State-funded arts troupes fail to shine against Falun Gong rivals abroad
Several mainland artists, members of the nation's top political advisory body, have lamented the poor overseas showing of state-sanctioned performance troupes amid competition from groups funded by the Falun Gong spiritual movement, which is banned on the mainland.
Lyricist Xu Peidong said state-funded overseas tours by mainland artists had failed to match the popularity of Falun Gong-funded performances in North America and Europe in recent years.
Xu, a Chinese People's Political Consultative Conference delegate, said a variety show by the Falun Gong-sponsored Shenyun performance arts troupe had become a hit last year.
He said he was alarmed by the show, as it was based on traditional Chinese folk stories and legends similar to those that state-sponsored shows stage. Xu also accused the central government of ruining Chinese culture.
"To be fair, the show is very eye-catching for its modern stage design and highly trained cast, comprised mostly of second- or third-generation Chinese," he said. "On top of that, it's a commercial show that makes money." A growing number of mainland art troupes have been going overseas on state-sponsored tours as part of a central government initiative to promote Chinese culture.
Troupes' obsession with such tours has seen hordes of Chinese artists rush to perform in the Musikverein concert hall in Vienna, Austria, in recent years.
Top Chinese artists including soprano Song Zuying and pianist Lang Lang have performed at the venue, the home of the Vienna Philharmonic orchestra.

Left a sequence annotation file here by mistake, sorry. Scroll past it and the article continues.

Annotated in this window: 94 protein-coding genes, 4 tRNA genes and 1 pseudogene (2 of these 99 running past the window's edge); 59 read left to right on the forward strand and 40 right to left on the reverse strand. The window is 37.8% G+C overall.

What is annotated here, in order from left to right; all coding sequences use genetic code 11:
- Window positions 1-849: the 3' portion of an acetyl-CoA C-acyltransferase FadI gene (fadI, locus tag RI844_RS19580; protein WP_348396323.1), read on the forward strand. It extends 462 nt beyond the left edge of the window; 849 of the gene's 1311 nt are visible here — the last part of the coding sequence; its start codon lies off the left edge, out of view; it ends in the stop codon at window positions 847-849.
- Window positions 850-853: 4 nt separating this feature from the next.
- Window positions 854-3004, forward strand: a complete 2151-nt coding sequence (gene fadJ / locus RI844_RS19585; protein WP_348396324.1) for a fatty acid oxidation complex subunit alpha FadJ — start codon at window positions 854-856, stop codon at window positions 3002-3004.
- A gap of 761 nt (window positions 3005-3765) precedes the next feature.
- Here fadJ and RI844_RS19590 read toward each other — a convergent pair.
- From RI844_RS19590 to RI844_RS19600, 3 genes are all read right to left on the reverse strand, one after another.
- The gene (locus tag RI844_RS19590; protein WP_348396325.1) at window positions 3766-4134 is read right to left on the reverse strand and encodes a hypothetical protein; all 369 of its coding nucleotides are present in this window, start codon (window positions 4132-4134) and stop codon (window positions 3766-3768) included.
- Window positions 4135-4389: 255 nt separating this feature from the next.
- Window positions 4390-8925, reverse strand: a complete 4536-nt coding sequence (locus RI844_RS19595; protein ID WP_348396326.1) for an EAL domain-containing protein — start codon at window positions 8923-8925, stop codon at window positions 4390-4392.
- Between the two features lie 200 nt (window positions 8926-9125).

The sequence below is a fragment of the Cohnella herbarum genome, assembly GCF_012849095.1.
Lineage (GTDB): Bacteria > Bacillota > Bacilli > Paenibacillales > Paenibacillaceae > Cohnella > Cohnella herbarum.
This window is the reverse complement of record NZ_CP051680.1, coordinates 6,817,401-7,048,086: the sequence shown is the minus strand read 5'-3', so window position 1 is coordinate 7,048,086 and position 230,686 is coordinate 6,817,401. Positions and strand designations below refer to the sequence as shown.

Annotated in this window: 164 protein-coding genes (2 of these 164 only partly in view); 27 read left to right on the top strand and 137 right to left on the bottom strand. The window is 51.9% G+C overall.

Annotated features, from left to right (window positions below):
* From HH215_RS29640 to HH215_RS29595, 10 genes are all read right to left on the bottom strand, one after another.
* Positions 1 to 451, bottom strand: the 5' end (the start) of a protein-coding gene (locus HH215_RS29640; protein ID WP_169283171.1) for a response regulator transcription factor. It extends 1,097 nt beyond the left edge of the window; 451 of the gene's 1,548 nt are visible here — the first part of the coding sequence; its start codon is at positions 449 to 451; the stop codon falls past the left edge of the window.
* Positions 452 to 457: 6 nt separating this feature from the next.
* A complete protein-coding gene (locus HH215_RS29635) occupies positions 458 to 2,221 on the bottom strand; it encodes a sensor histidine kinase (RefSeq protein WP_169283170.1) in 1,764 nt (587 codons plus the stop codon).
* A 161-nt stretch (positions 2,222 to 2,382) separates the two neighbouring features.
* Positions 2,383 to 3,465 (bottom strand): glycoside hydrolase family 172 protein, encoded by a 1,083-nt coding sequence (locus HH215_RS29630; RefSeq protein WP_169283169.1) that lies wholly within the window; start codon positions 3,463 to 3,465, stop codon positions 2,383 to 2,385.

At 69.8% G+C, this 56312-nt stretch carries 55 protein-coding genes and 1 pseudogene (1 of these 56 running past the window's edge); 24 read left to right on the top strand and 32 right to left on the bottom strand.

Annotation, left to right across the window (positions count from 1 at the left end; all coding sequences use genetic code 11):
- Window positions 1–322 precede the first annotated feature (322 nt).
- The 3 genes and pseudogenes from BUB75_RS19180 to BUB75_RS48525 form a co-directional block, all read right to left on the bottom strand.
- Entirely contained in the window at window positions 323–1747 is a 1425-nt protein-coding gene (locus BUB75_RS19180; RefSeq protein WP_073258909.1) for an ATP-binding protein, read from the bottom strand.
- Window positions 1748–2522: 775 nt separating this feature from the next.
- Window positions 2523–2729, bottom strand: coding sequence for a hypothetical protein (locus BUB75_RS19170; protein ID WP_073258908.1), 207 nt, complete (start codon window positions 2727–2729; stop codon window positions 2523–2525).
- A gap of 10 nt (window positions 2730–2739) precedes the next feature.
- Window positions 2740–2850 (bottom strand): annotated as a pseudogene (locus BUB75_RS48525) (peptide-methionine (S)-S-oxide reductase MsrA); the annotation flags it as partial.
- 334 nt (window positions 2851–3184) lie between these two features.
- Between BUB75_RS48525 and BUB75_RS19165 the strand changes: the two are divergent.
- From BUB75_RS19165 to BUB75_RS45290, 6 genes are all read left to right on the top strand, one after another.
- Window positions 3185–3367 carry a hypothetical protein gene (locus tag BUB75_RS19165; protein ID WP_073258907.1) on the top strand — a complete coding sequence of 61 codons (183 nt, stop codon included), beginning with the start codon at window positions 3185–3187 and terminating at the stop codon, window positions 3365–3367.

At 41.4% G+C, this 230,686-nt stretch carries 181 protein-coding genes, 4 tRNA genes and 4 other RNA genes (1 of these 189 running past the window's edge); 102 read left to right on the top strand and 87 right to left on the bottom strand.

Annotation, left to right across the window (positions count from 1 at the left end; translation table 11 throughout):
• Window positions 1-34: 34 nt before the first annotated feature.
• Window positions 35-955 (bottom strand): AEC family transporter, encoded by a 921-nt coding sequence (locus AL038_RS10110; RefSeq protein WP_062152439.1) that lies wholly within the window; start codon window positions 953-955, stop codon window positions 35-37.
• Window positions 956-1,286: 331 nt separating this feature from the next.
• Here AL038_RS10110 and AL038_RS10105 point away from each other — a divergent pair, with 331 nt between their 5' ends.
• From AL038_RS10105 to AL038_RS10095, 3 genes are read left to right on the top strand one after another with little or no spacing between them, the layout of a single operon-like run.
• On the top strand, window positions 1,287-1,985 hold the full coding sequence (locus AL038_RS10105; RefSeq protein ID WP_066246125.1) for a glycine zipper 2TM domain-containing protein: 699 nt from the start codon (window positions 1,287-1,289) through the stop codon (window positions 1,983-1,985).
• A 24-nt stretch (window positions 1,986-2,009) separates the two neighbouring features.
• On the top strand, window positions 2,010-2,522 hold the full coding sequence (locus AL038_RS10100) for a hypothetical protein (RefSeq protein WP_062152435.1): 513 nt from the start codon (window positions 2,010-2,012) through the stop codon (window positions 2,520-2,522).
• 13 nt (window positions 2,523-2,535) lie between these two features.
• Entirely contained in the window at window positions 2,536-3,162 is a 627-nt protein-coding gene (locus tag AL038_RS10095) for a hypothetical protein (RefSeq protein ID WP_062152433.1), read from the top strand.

Xu said some mainland middle school orchestras had also booked the venue for shows to burnish their credentials back home, and surging demand had led to the rent for the hall surging from €20,000 (HK$202,130) a show a few years ago to €80,000.
"But all these performances are used to generate cheers back at home at taxpayers' expense," he said.
However, competition for limited state funding and overseas audiences have compromised the quality of such state-sponsored tours and deprived some top mainland artists of the chance to perform abroad.
Yu Junjian, a veteran Chinese tenor, said top artists were often forced to perform in poorly produced shows because Chinese art troupes could only afford to send small casts overseas due to financial constraints.
"Such productions would do no good to the image of the country because they're so small and poorly staged, without any stage design," he said.
On this issue, Xu said: "There must be a co-ordination and quality check mechanism at the top to guide Chinese art troupes' tours overseas in order to promote Chinese culture."